Accordingly, there is a need for a package that can be used as a serving type of package for solid and particulate-containing foods. Desirably, such a package permits the addition of a liquid into the solid foods for serving directly therefrom. Most desirably, such a package has an enlarged opening area relative to the depth of the package. Most desirably, such a package is liquid impermeable and can be placed into a microwave oven in order to heat the contents therein.

SUMMARY OF THE INVENTION

An easy-opening liquid-tight package defines an interior storage space. The package includes a front wall, a rear wall opposing the front wall, a pair of opposing side walls, a bottom wall and a top wall opposing the bottom wall. A seal wall is contiguous with the top wall and extends from a juncture of the top wall and the seal wall. The seal wall has an edge that is opposite the juncture. The seal wall is sealed to the front wall at an exterior surface of the front wall.

At least one, and preferably two lines of weakness are formed in the top wall. The lines of weakness can be formed as perforations that extend from the seal wall at the edge into the top wall, to define a cover portion. The cover portion is formed from a portion of the seal wall and a portion of the top wall. When the top wall and seal wall are separated along the line of weakness, the cover portion is separable, at least in part, from the package to define an open area for accessing the interior storage space of the package.

A package in accordance with the present invention permits the addition of a liquid into the solid foods for serving directly therefrom. Such a package has an enlarged opening area relative to the depth of the package. Preferably, such a package is formed from liquid impermeable materials. The package can be formed from materials that permit microwave heating the package with the contents therein.

In one embodiment, the package is formed from a laminate material having a paperboard core having a thickness. The material is liquid-tight, having an inner coating layer and an outer coating layer. The perforations are formed into the laminate material. The perforations can penetrate the outer coating layer. Alternately, the perforations can penetrate the outer layer and at least a portion of, if not the entire the thickness of the paperboard core. In this manner, separation occurs, at least in part, within the paperboard core. This is carried out by forming the perforations through none of, a portion less than the entire thickness, or the entire thickness of the paperboard core.

The cover can hingedly attach to the package by discontinuation (e.g., separation) of the line of perforation. Alternately, the perforation lines connect to one another for removal of the entirety of the cover from the package.

The perforation lines can be substantially linear and parallel to one another. Alternately, they can diverge from the front of the package rearward. In such an arrangement, the cover portion can extend essentially the entire width of the package.

In either the hinged arrangement or the complete removal arrangement, the perforation lines can extend in an arcuate manner from the edge of the seal wall into the top wall toward the rear wall. In this manner, the opening can be formed resembling the rim of a bowl.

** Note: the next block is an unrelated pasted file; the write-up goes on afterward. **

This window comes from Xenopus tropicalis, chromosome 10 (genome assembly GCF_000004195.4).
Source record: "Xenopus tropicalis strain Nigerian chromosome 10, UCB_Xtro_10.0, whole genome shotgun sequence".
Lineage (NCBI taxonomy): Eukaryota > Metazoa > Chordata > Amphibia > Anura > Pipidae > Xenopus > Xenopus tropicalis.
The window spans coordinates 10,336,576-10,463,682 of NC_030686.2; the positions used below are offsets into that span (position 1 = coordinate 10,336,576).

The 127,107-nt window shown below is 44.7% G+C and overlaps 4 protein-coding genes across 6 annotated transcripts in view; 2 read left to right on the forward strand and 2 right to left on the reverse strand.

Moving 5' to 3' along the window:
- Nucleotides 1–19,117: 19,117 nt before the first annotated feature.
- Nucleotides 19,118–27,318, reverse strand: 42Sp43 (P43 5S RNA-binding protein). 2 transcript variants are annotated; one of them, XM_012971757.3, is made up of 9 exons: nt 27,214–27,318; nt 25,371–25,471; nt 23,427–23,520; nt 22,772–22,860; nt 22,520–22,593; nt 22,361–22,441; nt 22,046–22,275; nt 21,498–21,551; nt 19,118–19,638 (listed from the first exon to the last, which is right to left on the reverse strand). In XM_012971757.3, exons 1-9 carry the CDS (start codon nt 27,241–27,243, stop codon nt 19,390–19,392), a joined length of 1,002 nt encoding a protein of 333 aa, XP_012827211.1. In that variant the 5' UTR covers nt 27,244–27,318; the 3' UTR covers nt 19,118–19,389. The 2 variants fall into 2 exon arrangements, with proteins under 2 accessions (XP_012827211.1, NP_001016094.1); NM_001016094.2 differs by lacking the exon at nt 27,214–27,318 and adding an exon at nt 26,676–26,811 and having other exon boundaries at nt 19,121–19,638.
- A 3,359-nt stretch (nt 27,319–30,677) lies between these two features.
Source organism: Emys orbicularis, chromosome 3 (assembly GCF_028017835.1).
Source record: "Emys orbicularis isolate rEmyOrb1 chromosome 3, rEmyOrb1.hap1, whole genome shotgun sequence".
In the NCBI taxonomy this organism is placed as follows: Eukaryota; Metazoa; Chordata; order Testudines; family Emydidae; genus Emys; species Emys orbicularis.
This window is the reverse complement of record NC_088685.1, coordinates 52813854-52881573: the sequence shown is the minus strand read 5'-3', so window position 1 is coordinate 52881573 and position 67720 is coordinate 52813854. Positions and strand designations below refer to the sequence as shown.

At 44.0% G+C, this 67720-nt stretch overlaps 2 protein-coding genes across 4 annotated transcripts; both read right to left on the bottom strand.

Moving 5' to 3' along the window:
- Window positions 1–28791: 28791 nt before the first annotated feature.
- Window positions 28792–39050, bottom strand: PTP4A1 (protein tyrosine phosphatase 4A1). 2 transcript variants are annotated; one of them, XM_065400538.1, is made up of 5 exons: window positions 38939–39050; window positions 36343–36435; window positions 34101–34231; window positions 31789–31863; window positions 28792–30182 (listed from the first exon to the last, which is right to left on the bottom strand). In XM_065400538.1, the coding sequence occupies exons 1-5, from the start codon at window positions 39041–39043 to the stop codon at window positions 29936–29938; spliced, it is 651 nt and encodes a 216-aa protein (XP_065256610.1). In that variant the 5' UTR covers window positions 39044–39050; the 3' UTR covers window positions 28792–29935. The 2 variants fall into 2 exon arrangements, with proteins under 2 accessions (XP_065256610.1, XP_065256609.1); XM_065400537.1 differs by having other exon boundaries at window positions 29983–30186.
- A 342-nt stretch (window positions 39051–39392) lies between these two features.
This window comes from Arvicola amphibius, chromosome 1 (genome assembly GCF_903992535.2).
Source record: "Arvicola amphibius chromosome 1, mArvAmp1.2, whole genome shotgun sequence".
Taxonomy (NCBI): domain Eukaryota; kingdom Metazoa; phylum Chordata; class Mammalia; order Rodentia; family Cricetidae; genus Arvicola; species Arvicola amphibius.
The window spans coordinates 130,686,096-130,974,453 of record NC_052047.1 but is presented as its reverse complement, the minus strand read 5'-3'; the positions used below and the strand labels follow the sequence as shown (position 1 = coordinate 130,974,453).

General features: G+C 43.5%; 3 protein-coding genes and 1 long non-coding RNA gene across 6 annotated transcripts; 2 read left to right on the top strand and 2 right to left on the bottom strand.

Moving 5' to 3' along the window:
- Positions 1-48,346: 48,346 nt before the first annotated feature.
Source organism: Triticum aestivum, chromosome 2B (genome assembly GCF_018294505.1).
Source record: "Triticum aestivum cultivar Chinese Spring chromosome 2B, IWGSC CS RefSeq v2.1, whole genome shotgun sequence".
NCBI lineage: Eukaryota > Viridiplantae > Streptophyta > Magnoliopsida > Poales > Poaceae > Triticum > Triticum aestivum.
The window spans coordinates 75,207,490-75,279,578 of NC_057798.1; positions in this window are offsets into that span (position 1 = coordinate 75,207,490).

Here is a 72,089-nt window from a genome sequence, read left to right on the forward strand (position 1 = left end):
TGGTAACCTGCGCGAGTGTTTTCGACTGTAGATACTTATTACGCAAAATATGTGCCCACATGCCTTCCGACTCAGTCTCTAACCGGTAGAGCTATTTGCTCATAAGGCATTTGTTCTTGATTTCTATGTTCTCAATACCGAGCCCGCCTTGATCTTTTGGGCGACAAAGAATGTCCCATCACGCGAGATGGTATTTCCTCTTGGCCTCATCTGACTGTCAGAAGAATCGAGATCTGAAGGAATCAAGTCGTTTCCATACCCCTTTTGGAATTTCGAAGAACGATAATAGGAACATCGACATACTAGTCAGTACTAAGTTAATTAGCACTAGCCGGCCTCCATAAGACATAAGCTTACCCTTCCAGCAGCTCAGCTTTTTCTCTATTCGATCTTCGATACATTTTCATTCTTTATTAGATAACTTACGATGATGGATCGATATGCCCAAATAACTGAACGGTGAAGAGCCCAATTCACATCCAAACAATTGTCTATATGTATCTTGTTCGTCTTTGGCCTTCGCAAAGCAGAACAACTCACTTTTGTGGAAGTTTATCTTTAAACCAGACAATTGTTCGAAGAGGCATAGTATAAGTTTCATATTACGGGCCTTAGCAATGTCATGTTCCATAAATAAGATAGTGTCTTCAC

The ratio of the surface area of the cover to the overall surface area of the package can be greater than 0.5 to provide for a large access area into the package.

The package can include a tab panel extending from and contiguous with the seal wall edge to facilitate opening the package. The tab has a length that is less that the length of the seal wall. The tab is affixed to the front wall of the package at a lesser strength than the walls are sealed to one another to facilitate separating the tab from the front wall.

A perforation line can also be formed in the front wall, beneath the location at which the seal wall is sealed to the front wall. This influences tearing of the material within the core at the front wall, to facilitate opening the package.

The package can also include a dispensing opening panel disposed below the cover. The dispensing opening panel includes an opening therein for dispensing the contents from the package.

A blank for the liquid-tight package is formed from a laminated material having a paperboard core having a thickness, a coating layer on a first side of the paperboard and a coating layer on a second side of the paperboard core. The blank includes a front wall panel, a bottom wall panel contiguous with the front wall panel and separated therefrom by a first crease line, a rear wall panel contiguous with the bottom wall panel and separated therefrom by a second crease line, a top wall panel contiguous with the rear wall panel and separated therefrom by a third crease line, a seal wall panel contiguous with the top wall panel and separated therefrom by a fourth crease line and a pair of side wall panel sets.

Each of the side wall panel sets extends from and is contiguous with opposing sides of the front, bottom, rear, top and seal walls. Each of the pair of side wall panel sets is separated from their respective front, bottom, rear, top and seal walls by fifth and sixth crease lines, respectively.

At least one line of weakness is formed in the seal wall panel and the top wall panel. Preferably, two lines of weakness are formed in the blank as lines of perforations. The lines of perforations extend inwardly from an edge of the seal wall panel, across the fourth crease.